When I first started building socially responsible portfolios for clients some 15 years ago, it usually was enough to select a fund with ‘ethical’ in the title. We screened funds for clients on what we term a ‘negative’ basis. The usual shares that our ‘ethical’ clients wanted to avoid were firms that took part in Cosmetic Animal Testing, Tobacco Production, Arms Dealing and Alcohol.
Today, I find that investors take a more ‘positive’ screened approach. They want to know that their money is being invested in a way that makes a positive impact upon our environment and society. I also have noted – somewhat anecdotally – that some ‘ethical’ funds tend to hold a more loyal investor. They don’t appear to suffer the volatility that huge outflows can cause with more mainstream funds.
These findings were mirrored when I attended Standard Life’s good money event on Thursday at the Gherkin. From the heady heights of the financial district, I looked out across a beautiful city wrapped in smog as I listened to various presenters on the topic of ethical and environmental investing.
I was struck by Standard Life’s ESG (Environment/ Social Governance) approach to their whole range of investment funds (not just ethical). For them, it would seem, ESG helps them to highlight firms that may be behaving in such a way that they present risks not just to the environment or society but to their shareholders.
They are also very good at asking their investors what ‘ethical’ looks like to them. Each year they send a questionnaire out to a fairly large sample of clients asking them which issues matter most to them. Deforestation is the biggest concern to their clients at the moment. A staggering fact is that globally – a forest area the size of South Africa has been destroyed in the past 25 years!
Standard Life explained that it is not as simple as avoiding tree felling companies, however. They gave examples of a paper manufacturer and a UK house builder who both hold their own forestry so that they can be certain their wood is certified as sustainably planted. These kind of behaviours tend to lead to businesses that have longevity and are worth considering for investment.
I was struck by how few wealth managers attended the event. We were told that less than 1% of the funds recommended to clients every year are ethical. This doesn’t surprise me. My experience from discussing this topic with my peers is that most financial advisers find it very difficult to research and implement ethical fund recommendations. The general approach seems to be ‘why bother?’
Our experience at Thomas and Thomas is that most of our clients will understandably take the mainstream investment option. They don’t want to invest ‘unethically’ but investing in a far narrower range of funds is something they struggle to consent to. Purely ‘ethical’ portfolios still only account for around £2,000,000 of our funds under management.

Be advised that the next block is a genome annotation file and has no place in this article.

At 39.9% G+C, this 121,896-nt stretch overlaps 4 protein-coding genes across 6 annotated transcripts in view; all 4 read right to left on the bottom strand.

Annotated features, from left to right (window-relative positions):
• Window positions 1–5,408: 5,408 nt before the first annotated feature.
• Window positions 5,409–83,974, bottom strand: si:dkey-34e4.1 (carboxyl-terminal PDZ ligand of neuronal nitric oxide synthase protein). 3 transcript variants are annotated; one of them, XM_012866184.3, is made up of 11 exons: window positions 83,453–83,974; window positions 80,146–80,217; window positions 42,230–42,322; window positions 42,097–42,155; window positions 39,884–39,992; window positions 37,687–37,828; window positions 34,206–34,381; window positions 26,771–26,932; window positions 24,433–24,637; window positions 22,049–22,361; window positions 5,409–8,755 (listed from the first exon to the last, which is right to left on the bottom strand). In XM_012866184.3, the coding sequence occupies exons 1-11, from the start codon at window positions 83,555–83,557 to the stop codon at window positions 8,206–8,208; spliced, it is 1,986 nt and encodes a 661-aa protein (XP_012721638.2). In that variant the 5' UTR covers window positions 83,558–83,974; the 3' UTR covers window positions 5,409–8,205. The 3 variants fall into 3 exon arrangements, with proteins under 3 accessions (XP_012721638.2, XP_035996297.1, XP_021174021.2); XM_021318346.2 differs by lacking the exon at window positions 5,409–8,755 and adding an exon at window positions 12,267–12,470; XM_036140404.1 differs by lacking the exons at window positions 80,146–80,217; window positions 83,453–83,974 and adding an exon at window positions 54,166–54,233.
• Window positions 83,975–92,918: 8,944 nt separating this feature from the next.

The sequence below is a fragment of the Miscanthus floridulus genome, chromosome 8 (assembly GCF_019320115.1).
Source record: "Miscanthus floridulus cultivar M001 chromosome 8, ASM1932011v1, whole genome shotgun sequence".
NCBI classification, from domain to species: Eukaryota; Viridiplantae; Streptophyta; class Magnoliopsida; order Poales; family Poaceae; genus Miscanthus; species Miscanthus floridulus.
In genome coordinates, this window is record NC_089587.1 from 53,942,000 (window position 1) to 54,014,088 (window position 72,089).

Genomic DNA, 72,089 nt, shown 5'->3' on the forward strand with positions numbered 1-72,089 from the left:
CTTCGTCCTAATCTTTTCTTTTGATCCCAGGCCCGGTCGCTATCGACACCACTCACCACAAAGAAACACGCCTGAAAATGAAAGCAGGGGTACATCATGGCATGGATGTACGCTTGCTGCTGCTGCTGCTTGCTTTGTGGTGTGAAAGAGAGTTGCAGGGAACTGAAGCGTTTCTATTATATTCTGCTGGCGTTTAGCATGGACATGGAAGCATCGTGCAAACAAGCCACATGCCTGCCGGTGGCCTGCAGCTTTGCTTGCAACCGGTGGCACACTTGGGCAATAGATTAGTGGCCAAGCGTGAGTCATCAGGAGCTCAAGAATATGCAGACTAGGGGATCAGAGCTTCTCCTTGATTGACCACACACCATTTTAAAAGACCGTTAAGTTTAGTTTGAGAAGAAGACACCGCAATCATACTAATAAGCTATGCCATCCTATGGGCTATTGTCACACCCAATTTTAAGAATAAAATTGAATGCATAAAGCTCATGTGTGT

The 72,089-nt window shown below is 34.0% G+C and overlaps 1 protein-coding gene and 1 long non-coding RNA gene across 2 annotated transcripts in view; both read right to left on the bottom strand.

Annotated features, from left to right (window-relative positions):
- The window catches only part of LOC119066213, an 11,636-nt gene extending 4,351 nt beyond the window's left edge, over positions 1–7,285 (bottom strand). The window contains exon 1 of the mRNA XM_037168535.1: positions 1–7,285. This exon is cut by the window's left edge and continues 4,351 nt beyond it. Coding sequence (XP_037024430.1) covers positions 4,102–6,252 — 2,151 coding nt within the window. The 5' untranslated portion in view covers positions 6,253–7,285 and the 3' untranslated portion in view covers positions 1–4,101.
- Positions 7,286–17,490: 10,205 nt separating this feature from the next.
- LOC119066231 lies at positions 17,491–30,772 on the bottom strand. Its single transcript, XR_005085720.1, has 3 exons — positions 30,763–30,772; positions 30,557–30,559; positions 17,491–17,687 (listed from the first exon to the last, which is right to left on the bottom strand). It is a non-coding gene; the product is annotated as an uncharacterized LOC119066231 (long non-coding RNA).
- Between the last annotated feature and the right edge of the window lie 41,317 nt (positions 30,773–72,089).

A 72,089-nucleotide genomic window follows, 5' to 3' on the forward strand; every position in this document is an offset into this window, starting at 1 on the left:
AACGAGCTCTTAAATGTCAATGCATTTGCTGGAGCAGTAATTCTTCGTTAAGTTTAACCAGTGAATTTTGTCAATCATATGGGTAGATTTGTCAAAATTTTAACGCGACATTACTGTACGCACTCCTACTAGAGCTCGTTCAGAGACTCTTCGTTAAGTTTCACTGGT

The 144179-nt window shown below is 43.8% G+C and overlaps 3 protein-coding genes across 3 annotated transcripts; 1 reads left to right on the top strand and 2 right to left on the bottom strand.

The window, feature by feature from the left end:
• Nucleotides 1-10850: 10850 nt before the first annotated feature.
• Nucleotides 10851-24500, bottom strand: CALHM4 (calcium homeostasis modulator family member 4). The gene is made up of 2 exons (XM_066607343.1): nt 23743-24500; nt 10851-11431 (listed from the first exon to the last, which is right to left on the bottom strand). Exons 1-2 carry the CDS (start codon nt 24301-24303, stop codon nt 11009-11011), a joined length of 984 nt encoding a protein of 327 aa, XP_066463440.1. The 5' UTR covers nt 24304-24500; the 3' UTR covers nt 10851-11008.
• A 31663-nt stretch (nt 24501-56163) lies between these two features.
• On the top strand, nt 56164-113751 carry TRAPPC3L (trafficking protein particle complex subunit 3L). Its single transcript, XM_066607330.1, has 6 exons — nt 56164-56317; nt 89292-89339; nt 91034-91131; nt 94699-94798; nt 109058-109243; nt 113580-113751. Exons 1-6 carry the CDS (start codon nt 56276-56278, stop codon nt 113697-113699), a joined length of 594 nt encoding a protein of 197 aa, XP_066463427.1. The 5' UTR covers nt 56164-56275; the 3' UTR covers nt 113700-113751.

However, many clients are now asking for some ethical ‘representation’ within their portfolios. Furthermore, we are noticing the younger generation starting to ask more about issues such as Human Rights and Renewable Energy investment.
But is ‘ethical’ investing just a costly fad? Something that normal people should avoid?
I decided to run a study measuring the cost of ethical investing on our clients’ portfolios over time. Using the ‘Uscan’ tool on Old Mutual powered by Financial Express, I was able to track back three years of historical performance as a comparison.
Starting with our more adventurous level four ‘Thomas and Thomas Ethical’ portfolio, I could see historical growth to the 19th of October this year of around +31.74% over three years. This compared to +42.9% for our ‘Thomas and Thomas Proactive’ level four portfolio. The cost of investing ethically is shown clearly in this instance, although the ethical portfolio was certainly no slouch over the same period.
The gap closes, however, for the more cautious level two comparison which shows growth of around +24.49% for our ethical portfolio against +29.88% for our ‘Thomas and Thomas Proactive’ equivalent over three years again.
The real issue for ethical investment is the diversification that it can employ. An example might be the option to invest in Tobacco when markets are under pressure. People continue to smoke cigarettes, so this stock is termed ‘defensive’ because it can offer some ‘negative correlation’ to a portfolio when things are tough. It is hardly ‘ethical’ though.
However, the ‘positive screening’ and ‘impact’ approach to ethical funds is now making them more attractive to investors from a performance perspective. They are still more ‘narrowly’ invested, but the opportunities are widening all the time.
I believe that Socially Responsible investing is on the rise. There is an ever growing need to understand not just how your investment is performing but where it is invested.
The ethical tail should never wag the investment dog – but I believe there is an exciting future in merging ethical themes into clients financial plans which will serve their futures and their grandchildren’s too.
For more information on our ‘Thomas and Thomas Ethical’ proposition please contact Darren or Katy on 01437 772228.